8. I have been around Texans since the late seventies. Texans! What more needs to be said. In my opinion, there is not a great theological divide between the BGCT and SBTC. I know individuals from each convention and most would agree on the fundamentals of the faith. Politics and egotism drive both conventions. In dealing with Texans and the two Baptist conventions in general, non-Texas must understand that it is The Very Most Biggest Ego in opposition to The Most Biggest Ego with the roles being interchangeable. One funny TCC story involved R. Land, a Houstonian by divine birthright, who proudly announced to the class one day that he had descendents that had fought at the Battle of San Jancinto, to which a question came from the back of the classroom, “Dr. Land, on which side?”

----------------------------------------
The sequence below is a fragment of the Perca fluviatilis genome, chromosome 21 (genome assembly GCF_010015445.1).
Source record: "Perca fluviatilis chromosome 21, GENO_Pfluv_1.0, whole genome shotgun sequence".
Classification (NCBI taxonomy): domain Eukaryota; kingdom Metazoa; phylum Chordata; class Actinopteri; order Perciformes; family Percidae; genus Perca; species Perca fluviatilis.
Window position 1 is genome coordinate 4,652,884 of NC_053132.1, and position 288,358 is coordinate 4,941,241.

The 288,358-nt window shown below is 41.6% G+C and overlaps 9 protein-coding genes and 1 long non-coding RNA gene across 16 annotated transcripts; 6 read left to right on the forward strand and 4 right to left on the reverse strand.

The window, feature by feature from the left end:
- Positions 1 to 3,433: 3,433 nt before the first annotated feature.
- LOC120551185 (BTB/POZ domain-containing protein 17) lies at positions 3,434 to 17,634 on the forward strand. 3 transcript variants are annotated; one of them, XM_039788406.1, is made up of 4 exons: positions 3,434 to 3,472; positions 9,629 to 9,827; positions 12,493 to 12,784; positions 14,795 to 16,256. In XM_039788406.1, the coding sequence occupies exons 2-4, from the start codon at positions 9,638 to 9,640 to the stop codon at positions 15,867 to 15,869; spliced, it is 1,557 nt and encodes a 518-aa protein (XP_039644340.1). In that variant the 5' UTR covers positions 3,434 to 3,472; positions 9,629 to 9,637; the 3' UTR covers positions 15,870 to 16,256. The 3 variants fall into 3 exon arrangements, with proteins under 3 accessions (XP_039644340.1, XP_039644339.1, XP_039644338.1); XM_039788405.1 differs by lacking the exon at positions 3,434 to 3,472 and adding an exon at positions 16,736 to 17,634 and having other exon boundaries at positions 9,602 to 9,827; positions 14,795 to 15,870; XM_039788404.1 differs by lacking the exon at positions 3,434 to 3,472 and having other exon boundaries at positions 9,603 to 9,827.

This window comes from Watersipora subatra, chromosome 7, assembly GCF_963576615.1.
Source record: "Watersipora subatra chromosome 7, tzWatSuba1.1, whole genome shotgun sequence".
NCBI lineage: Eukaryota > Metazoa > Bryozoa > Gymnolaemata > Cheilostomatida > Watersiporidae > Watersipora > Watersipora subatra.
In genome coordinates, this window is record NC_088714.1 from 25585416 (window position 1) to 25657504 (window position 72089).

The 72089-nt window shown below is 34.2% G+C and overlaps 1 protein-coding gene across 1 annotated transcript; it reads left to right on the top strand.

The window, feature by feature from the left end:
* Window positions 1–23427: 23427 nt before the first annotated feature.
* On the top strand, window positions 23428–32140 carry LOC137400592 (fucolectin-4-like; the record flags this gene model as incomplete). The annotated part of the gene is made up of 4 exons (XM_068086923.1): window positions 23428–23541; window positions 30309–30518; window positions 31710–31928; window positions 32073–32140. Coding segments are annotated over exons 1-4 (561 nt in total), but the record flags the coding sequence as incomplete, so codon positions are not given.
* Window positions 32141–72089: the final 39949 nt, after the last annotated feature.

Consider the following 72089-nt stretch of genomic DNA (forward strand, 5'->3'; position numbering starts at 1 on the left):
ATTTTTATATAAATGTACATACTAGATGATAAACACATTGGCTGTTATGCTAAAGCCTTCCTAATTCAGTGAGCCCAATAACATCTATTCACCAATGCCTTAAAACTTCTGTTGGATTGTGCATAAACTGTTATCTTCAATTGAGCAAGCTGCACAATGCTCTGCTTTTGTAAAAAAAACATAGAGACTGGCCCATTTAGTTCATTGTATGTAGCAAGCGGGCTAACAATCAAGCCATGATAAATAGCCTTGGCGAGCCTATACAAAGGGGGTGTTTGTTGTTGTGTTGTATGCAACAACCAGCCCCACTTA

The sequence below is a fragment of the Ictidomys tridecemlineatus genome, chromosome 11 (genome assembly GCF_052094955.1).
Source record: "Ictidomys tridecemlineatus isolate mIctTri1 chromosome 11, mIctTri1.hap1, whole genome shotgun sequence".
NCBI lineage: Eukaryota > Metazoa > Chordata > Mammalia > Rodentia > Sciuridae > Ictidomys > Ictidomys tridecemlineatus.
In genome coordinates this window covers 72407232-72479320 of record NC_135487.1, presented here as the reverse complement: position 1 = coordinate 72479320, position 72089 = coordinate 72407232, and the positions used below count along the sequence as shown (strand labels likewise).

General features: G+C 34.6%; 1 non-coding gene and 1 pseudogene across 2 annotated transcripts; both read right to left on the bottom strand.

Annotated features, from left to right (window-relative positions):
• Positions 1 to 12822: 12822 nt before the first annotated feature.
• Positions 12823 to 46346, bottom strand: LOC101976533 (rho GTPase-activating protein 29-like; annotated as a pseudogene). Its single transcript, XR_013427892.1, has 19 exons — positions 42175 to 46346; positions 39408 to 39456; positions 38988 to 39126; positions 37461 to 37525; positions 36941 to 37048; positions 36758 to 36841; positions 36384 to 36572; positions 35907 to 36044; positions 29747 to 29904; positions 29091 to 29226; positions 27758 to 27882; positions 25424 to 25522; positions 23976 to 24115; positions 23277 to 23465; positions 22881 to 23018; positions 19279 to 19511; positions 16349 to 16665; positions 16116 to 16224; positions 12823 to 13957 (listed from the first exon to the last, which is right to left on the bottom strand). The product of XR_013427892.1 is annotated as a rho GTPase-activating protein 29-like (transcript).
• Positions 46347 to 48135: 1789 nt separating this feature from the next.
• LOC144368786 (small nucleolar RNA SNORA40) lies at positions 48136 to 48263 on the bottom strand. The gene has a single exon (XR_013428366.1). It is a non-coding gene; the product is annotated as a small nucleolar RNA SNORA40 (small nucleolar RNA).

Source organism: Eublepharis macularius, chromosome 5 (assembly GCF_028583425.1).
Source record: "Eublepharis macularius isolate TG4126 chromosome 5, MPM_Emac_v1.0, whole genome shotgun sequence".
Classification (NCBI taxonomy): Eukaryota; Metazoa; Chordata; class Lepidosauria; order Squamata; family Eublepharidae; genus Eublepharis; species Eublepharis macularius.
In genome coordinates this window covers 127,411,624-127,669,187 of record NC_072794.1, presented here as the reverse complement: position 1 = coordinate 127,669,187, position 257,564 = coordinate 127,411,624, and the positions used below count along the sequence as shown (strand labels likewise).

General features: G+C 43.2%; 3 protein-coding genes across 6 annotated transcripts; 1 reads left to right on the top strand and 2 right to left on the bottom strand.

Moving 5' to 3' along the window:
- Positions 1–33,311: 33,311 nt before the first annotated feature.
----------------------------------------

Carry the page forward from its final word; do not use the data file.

Ben, I was glad to hear (not suprised) of your meeting and dialogue with pastors from the BGCT side of the fence. A main concept behind associations and conventions (state and national) is cooperation, and while you may be correct stating that the present convention framework is “a dying species,” I think the need for some type of organization to help facilitate this cooperation will need to continue.